• Professor Emeritus
  • Specialization: Primatology, mountain gorilla behavior and conservation, biological mechanisms of primate social behavior; Central and E Africa
  • Degree and University: PhD UC Berkeley, 1974

H. Dieter Steklis, Ph.D., is a Professor in the School of Animal and Comparative Biomedical Sciences at the University of Arizona, with an affiliated faculty appointment in Psychology, Program in Ethology and Evolutionary Psychology. Dr. Steklis’ present research—much of it done in collaboration with his wife and University of Arizona faculty colleague Netzin Steklis, Ph.D.—concerns female mountain gorilla life history, the evolutionary psychology of human-animal relationships, evaluating the effectiveness of therapy dog visits for improving human health and wellness, and charting the evolution and adaptive function of emotional awareness in humans and other animals. Dieter and Netzin Steklis co-direct the Human-Animal Interaction Research Initiative (HAIRI), and co-lead a summer Primate Studies Field School (administered by the U of A Office of Study Abroad) in Rwanda, Africa.

Dieter Steklis earned his Ph.D. in Anthropology in 1974 from the University of California, Berkeley. That year, he joined Rutgers University as an Assistant Professor, retiring in 2004 as Professor Emeritus of Primatology. From 2005-2016, he taught at the University of Arizona South, primarily in Psychology, and served in several administrative leadership positions (Associate Dean, Division Chair) before moving to his present faculty position in the School of Animal and Comparative Biomedical Sciences.

In addition to his academic career, Steklis has held several leadership positions in the private not-for-profit sector, including serving in science and conservation leadership positions with the Dian Fossey Gorilla Fund International. His relationship with the Fossey Fund began in 1991, when he was appointed director of the Karisoke Research Center in Rwanda (1991-1993). Subsequently, he served as the fund’s Executive Director (1993-1995), and as Chief Scientist and Vice-President (1995-2005). His many years of collaborative research with his wife on mountain gorilla behavior and conservation has been featured in scholarly journals and books, national and international magazines, radio programs, and numerous television broadcasts (including National Geographic). In recognition of their collaborative conservation work, in 2002, he and his wife received the Explorers Club “Champions of Wildlife Award.”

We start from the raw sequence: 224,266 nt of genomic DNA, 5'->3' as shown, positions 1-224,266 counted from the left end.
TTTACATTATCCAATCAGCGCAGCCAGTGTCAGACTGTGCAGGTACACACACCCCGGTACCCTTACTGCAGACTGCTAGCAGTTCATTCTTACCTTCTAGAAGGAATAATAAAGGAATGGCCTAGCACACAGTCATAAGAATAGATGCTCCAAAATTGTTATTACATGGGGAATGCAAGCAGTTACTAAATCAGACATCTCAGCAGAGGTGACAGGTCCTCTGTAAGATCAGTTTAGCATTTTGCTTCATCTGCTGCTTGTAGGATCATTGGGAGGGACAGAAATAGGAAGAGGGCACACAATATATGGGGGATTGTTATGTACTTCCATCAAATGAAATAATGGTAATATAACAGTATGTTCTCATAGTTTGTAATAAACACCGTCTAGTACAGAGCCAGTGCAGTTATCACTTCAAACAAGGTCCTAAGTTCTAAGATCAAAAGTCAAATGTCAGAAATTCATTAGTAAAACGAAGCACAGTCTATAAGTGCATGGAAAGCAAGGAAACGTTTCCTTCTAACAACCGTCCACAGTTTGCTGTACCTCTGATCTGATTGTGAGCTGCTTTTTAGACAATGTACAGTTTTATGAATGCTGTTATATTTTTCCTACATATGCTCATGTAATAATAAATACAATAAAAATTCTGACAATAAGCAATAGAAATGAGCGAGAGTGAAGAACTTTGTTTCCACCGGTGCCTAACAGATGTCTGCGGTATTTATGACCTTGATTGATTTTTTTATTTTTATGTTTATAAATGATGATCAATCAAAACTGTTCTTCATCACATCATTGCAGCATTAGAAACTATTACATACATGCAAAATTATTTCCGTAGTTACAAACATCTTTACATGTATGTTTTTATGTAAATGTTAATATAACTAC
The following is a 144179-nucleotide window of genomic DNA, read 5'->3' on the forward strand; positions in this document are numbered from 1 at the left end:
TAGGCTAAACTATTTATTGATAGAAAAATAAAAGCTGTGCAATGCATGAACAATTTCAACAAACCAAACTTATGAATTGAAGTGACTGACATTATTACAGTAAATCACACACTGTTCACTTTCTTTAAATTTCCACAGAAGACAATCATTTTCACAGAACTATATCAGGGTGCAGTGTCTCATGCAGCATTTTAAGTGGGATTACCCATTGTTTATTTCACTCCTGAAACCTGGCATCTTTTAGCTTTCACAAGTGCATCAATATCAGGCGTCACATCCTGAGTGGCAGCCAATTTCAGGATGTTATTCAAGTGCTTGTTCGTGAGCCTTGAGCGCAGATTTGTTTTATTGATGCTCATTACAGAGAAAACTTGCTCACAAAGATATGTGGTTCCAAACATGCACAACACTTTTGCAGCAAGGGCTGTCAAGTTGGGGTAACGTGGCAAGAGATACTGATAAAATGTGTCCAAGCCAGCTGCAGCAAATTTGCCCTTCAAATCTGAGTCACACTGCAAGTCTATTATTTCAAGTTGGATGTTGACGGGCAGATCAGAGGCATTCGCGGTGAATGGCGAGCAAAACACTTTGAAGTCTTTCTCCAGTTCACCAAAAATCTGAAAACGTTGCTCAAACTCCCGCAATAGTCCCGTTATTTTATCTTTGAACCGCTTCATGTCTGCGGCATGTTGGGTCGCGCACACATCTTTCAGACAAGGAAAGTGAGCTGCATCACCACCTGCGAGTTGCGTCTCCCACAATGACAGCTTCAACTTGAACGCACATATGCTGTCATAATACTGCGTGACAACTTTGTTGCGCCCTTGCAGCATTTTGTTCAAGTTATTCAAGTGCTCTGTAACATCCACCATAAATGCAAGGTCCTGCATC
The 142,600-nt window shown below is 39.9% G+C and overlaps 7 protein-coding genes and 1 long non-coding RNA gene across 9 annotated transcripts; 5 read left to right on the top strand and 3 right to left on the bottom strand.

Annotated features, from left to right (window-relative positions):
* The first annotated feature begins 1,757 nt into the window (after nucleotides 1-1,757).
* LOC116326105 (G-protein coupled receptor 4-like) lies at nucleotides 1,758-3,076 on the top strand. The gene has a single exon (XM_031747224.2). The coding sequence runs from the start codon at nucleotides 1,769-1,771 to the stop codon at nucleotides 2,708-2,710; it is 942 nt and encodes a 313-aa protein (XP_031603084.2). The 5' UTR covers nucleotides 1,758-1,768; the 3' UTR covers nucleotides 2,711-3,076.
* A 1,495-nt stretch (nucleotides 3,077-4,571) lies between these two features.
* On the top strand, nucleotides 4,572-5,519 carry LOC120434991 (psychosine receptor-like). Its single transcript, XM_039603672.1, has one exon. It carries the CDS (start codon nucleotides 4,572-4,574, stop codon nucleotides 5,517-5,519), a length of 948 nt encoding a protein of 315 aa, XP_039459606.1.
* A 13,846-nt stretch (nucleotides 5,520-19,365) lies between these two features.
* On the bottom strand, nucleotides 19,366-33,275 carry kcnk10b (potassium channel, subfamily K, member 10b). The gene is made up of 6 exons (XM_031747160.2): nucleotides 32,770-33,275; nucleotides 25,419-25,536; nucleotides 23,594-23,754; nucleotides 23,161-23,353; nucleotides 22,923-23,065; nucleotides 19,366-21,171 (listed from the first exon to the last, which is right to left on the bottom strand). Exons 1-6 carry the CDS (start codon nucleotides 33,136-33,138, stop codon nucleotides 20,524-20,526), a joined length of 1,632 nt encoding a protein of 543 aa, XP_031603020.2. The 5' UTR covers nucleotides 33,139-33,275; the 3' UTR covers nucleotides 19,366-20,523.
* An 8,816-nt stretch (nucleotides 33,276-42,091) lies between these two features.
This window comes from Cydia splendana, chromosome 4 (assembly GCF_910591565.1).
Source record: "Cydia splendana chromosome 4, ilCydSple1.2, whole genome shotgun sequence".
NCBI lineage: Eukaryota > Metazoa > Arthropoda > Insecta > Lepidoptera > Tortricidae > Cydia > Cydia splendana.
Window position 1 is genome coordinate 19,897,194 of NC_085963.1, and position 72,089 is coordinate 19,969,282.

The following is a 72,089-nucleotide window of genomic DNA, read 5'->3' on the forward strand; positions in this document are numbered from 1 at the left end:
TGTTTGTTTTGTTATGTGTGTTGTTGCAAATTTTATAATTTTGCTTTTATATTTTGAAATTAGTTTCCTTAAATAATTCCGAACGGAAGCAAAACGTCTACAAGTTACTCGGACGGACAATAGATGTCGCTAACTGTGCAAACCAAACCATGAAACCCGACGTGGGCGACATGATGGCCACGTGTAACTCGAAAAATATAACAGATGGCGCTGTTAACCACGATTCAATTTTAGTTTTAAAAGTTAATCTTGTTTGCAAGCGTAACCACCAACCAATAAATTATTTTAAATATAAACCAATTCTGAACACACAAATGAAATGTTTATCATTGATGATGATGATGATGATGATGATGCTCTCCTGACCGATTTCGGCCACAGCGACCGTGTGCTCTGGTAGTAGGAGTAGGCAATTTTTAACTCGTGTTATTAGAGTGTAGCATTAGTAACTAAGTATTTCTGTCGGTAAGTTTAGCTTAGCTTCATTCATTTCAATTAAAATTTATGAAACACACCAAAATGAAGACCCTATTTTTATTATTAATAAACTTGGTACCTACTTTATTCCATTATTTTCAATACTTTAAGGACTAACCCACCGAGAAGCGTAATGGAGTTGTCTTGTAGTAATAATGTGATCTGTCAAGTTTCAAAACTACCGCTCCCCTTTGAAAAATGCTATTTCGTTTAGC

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Steklis photo


Select Recent Publications

Books and Book Chapters

Steklis, H.D. and Lane, R.D. "The unique human capacity for emotional awareness: Psychological, neuroanatomical, comparative and evolutionary perspectives." In: Emotions in Animals and Humans: Comparative Perspectives. S. Watanabe and S. Kuczaj ed., pp. 165-205. Tokyo: Springer. 2013.

Steklis, H.D. "The changing nature of human nature." In: M. Egan (ed.) The Character of Human Institutions. Pp. 307-328. New Brunswick, New Jersey: Transaction Pubs. 2014.

Steklis, H. D. and Steklis, N. G. (eds.) Men, Fatherhood and Families. First Edition. San Diego, CA: Cognella Academic Publishing. 2015.
Steklis, H.D. and Steklis, N.G. Human-Animal Interrelationships. First Edition. Dubuque, Iowa: Kendall-Hunt Publishing Company. 2017.

Research Articles

Erdman, P., LaFollette, M.R., Steklis, N.G., Steklis, H.D., Germone, M.M., and Kogan, L. "Guide to Human-Animal Interaction Education." Human Animal Interaction Bulletin 6:37-46, 2018.

Cronk, L., Steklis, D., Steklis, N., van den Akker, O., and Aktipis, A. "Kin terms and fitness interdependence." Evolution and Human Behavior 40:218-291, 2019.

Eckhardt, W., Steklis, H.D., Steklis, N., Weiss, A., Fletcher, A., and Stoinski, T. "Personality Dimensions and Their Behavioral Correlates in Wild Virunga Mountain Gorillas (Gorilla beringei beringei)." Journal of Comparative Psychology Dec 22: 1-16, 2014.

Schaefer, S. A. and Steklis, H.D. "Personality and Subjective Well-Being in Captive Male Western Lowland Gorillas Living in Bachelor Groups." American J. of Primatology 76(9):879-889, 2014.